It is recommended that you restrict SSH access to Vault servers, as there are a number of sensitive items stored in volatile memory on a system.

Vault Release Cycle

HashiCorp releases major versions of Vault quarterly, as well as minor releases as required, though at the very least monthly, so the process of updating Vault in an organization should be fairly streamlined and highly automated.


Vault listens for requests on a single port (both service, and management), which as mentioned previously is an HTTP REST endpoint. By default this is TCP port 8200, and there is an unprotected status endpoint that can be used to monitor the state of a cluster, as shown below:

curl -sS http://localhost:8200/v1/sys/health | jq
  "initialized": true,
  "sealed": false,
  "standby": false,
  "performance_standby": false,
  "replication_performance_mode": "disabled",
  "replication_dr_mode": "disabled",
  "server_time_utc": 1545132958,
  "version": "1.0.0-beta1",
  "cluster_name": "vault-cluster-fc75786e",
  "cluster_id": "bb14f30a-6585-d225-ca12-0b2011de4b23"

The individual seal status of a node can also be queried, as shown below:

curl -sS http://localhost:8200/v1/sys/seal-status | jq
  "type": "shamir",
  "initialized": true,
  "sealed": false,
  "t": 1,
  "n": 1,
  "progress": 0,
  "nonce": "",
  "version": "1.0.0-beta1",
  "migration": false,
  "cluster_name": "vault-cluster-fc75786e",
  "cluster_id": "bb14f30a-6585-d225-ca12-0b2011de4b23",
  "recovery_seal": false

In a best practice setup, HashiCorp Consul would monitor the status of Vault, and can provide either Service Discovery via DNS, or automatically configure a number of popular open source load balancers, as documented in the official Reference Architecture Guide. Detailed step-by-step guides are also available in the HashiCorp Learn Vault track.


When running Vault at large scale, it is recommended to profile the performance of the system by using the Telemetry output of Vault in conjunction with a telemetry analysis solution such as StatsD, Circonus or Datadog.


From a Vault perspective, the use of a SIEM system is a requirement to keep track of access brokering. Vault provides output through either Syslog, a File, or a Unix socket. Most organizations parse and evaluate this information through Splunk or using tooling from the ELK Stack. The audit output is JSON data, enabling organizations to parse and analyse information with ease.

Backup and Restore

Backup of the solution is done through the Consul Snapshot Agent, which can either upload an encrypted backup automatically to an S3 bucket, or leave the backup on the filesystem to get shipped out by a traditional enterprise backup solution.

Failure Scenarios

  • In case of an individual node failure, or up to two node failures, the solution will continue to run without operator intervention.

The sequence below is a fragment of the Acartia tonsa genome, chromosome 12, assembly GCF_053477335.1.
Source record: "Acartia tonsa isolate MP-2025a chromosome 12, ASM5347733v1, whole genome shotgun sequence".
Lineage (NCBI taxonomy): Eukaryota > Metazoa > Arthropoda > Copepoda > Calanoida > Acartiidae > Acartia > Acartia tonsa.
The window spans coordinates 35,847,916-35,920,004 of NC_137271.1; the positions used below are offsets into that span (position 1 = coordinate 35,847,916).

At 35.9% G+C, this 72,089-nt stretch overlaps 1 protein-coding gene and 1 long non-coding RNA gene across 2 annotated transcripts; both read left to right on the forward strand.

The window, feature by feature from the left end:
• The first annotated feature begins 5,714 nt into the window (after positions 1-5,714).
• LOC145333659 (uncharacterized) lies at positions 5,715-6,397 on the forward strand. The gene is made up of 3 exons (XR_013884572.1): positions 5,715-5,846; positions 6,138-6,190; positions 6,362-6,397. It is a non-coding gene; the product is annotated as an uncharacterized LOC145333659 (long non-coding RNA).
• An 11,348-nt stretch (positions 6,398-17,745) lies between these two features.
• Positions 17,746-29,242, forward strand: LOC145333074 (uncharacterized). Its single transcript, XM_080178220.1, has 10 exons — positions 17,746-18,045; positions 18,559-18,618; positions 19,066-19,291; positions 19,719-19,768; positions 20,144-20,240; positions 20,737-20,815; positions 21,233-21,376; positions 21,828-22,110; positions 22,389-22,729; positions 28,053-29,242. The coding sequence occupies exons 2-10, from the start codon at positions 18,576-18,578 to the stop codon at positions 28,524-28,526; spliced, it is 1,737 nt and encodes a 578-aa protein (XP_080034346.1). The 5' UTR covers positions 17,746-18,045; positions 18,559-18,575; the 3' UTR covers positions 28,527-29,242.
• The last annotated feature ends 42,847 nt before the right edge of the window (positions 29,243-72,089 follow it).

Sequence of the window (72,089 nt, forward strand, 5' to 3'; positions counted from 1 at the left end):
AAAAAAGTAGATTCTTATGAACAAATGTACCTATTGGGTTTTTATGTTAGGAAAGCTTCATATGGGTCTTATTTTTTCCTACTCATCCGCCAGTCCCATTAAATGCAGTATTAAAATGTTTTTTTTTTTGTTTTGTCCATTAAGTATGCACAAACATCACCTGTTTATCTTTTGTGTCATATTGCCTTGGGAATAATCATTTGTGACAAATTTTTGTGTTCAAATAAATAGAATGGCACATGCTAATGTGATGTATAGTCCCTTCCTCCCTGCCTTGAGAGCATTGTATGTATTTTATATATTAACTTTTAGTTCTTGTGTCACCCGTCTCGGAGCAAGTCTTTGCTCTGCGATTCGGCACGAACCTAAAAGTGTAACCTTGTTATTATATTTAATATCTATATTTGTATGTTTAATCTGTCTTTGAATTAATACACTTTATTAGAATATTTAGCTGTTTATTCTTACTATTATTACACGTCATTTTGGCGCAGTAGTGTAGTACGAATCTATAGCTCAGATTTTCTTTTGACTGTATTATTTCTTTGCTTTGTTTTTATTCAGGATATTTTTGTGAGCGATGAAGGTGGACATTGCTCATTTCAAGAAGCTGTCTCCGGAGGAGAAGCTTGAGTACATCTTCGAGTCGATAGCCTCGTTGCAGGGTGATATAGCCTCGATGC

• If the Vault cluster fails, it can be reprovisioned using the same Storage Backend configuration.
  • If the Consul cluster were to lose quorum, there are alternatives to regain service availability, although the recommended approach from an RTO/RPO perspective is to fail over to a DR Cluster or promote a Performance Replica.
  • If the Seal Key was to be deleted or unavailable, the only supported scenario is failing over to a DR Cluster or Performance Replica.

Initialization Ceremony

While every action in Vault can be API driven, and as such automated, the initialization process guarantees the cryptographic trust in Vault. The Key Holders, which hold either the Unseal Keys, or most commonly the Recovery Keys, are the guardians of Vault trust. This process would only be carried out once for any Vault installation.

While the initialization process goes through, Vault is at its most vulnerable, as a root token exist. This root token overrides the policy system and would only be used at an initial stage to configure the production authentication method and basic policy, or in a scenario where the primary authentication method is unavailable, in which case a root token needs to be regenerated.

It is recommended that the initialization ceremony is carried out on a single room, where an operator and the Vault key holders would be present throughout the process, which would be as follows:

  1. The Operator starts the Vault daemon and the initialization process, as described in the documentation, providing the public GPG keys from the Keyholders, and the Operators own public GPG key for the root token.
  2. Vault will return the GPG encrypted recovery keys, which should be distributed among the keyholders.
  3. The operator uses the root token for loading the initial policy and configuring the first authentication backend, traditionally Active Directory or LDAP, as well as the Audit backend.
  4. The operator validates they can log into Vault with their directory account, and can add further policy.
  5. The operator revokes the root token. The Keyholders can now leave the room with the assurance that no one person has full and unaudited access to Vault.